There is also the idea of the coda (𝄌), which is the very end of a piece of music. It's what's played after the "main section" of the piece.
A D.S. al coda (Dal Segno al coda), for example, means "go to the segno, play until you're told to go to the coda, and then jump there."
Your job in this challenge is to take input composed of any number of notes which may or may not contain Dal Segnos and Da Capos and output the same music with the aforementioned jumps "unfolded" so that the repetitions are expanded out verbatim.
Your code should take as input a sequence of either notes or signals (here defined as anything but a note), separated by spaces in one string.
Notes are any of
g, with an optional
bappended (for the purposes of this challenge, there is no rhythm).
C(capital c) represents a coda marking. There will always be either zero or two coda markings; the first coda marking represents where to jump from, and the second represents where to jump to.
S(capital s) represents a signo marking. There will always be either zero or one signo marking(s).
F(capital f) represents a fine marking. This "overrides" the end of the piece—more on that below. There will always be either zero or one fine marking(s).
Any of the following exact strings of text represent:
D.S. al fine: go to the signo and play until either the end of the piece or the fine marking (if it exists).
D.S. al coda: go to the signo, play until the coda, then jump to the second coda marking and play until the end of the piece.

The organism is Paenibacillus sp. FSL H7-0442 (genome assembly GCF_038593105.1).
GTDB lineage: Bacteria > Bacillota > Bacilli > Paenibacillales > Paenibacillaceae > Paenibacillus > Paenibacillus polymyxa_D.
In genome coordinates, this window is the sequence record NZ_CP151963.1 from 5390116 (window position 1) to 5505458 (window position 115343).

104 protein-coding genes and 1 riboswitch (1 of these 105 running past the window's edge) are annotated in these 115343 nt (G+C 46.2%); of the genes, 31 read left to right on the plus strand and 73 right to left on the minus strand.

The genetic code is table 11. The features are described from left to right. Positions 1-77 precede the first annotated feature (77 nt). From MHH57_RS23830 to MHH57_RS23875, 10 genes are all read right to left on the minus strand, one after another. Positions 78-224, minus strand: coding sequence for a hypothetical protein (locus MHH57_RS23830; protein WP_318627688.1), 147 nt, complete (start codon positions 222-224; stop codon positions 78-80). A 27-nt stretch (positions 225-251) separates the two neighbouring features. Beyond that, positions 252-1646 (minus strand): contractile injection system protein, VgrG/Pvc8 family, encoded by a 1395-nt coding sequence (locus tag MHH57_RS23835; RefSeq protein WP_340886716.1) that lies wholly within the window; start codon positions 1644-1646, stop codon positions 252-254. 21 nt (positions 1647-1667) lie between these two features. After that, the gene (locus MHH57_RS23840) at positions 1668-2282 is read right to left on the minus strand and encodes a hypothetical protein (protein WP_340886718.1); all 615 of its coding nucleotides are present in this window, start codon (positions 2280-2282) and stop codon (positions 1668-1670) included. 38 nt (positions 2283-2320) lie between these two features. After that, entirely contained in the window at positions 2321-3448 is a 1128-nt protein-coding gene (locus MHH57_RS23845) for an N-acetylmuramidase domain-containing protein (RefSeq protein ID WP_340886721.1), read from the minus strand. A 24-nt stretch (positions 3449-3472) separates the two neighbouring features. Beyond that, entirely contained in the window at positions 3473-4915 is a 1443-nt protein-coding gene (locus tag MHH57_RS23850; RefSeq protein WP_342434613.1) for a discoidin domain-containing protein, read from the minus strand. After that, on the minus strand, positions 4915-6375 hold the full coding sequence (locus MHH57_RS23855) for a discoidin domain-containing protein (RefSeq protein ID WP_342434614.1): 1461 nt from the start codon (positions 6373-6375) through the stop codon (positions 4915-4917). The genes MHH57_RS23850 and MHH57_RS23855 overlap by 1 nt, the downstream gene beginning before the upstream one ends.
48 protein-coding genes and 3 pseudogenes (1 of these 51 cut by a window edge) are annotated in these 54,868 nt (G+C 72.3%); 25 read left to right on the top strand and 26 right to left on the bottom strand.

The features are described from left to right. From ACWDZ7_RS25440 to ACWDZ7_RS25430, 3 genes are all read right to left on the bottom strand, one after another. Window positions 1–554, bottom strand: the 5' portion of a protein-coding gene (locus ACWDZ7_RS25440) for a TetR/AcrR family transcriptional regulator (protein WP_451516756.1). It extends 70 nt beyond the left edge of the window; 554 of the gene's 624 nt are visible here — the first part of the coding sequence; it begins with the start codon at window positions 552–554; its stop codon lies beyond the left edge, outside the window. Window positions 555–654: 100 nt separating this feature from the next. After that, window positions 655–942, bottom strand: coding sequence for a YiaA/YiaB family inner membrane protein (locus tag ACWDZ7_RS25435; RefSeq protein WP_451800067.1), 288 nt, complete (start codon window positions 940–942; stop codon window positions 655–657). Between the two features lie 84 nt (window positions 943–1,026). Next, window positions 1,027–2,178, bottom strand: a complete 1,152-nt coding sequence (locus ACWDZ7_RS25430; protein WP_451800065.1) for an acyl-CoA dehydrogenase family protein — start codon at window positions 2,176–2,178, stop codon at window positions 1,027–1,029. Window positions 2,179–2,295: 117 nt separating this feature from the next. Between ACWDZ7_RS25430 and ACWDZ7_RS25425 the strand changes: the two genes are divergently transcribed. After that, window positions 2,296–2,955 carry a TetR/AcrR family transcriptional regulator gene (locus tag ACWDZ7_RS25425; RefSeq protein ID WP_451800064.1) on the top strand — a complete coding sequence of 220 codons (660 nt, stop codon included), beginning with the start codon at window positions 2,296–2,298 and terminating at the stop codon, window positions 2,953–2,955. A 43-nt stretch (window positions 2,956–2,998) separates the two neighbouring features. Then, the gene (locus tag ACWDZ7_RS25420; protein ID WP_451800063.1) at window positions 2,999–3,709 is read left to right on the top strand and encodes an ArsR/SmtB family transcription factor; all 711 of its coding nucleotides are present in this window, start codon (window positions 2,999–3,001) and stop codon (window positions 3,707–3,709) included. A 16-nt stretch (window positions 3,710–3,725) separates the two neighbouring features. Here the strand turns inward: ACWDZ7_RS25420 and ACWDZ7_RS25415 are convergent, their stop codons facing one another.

D.C. al fine: go to the beginning, play until the end or the fine marking.
D.C. al coda: go to the beginning, play until the coda, then jump to the second coda marking and play until the end of the piece.
There will always be a minimum of zero and a maximum of one of each string per piece. There will never be multiple
al fines or multiple
al codas in a piece.
Your code should output in a similar string format: a list of notes, separated by spaces.
You may always assume that the output will end up being one or more characters long.
a# bb c b a
a# bb c b a
a S b D.S. al fine c
a b b c
a S b C c D.S. al coda d C e
a b c b e
a b F c d D.C. al fine e f
a b c d a b
a b D.C. al fine c d F e f
a b a b c d
a b C c d D.C. al coda e f C g g#
a b c d a b g g#
a b D.C. al coda c d C e f C g g#
a b a b c d g g#
a b S c d C D.C. al coda C D.S. al fine e f F g
a b c d a b c d c d e f
a S b C c D.S. al coda C d D.S. al fine e F f
a b c b d b c d e
a b C c d D.C. al coda e f F g g# C gb a# D.C. al fine
a b c d a b gb a# a b c d e f
a F b C D.C. al coda C D.C. al fine
a b a b a
C a S b D.C. al coda C c D.S. al fine d
a b c b c d
a S b D.S. al coda C C c D.C. al fine
a b b c a b c
a F C b C D.C. al coda D.C. al fine
a b a a
The markings will always appear in a logical order. That is, there will never be an
D.S.and there will always be one before, etc.
This is code-golf, so the shortest code in bytes will win.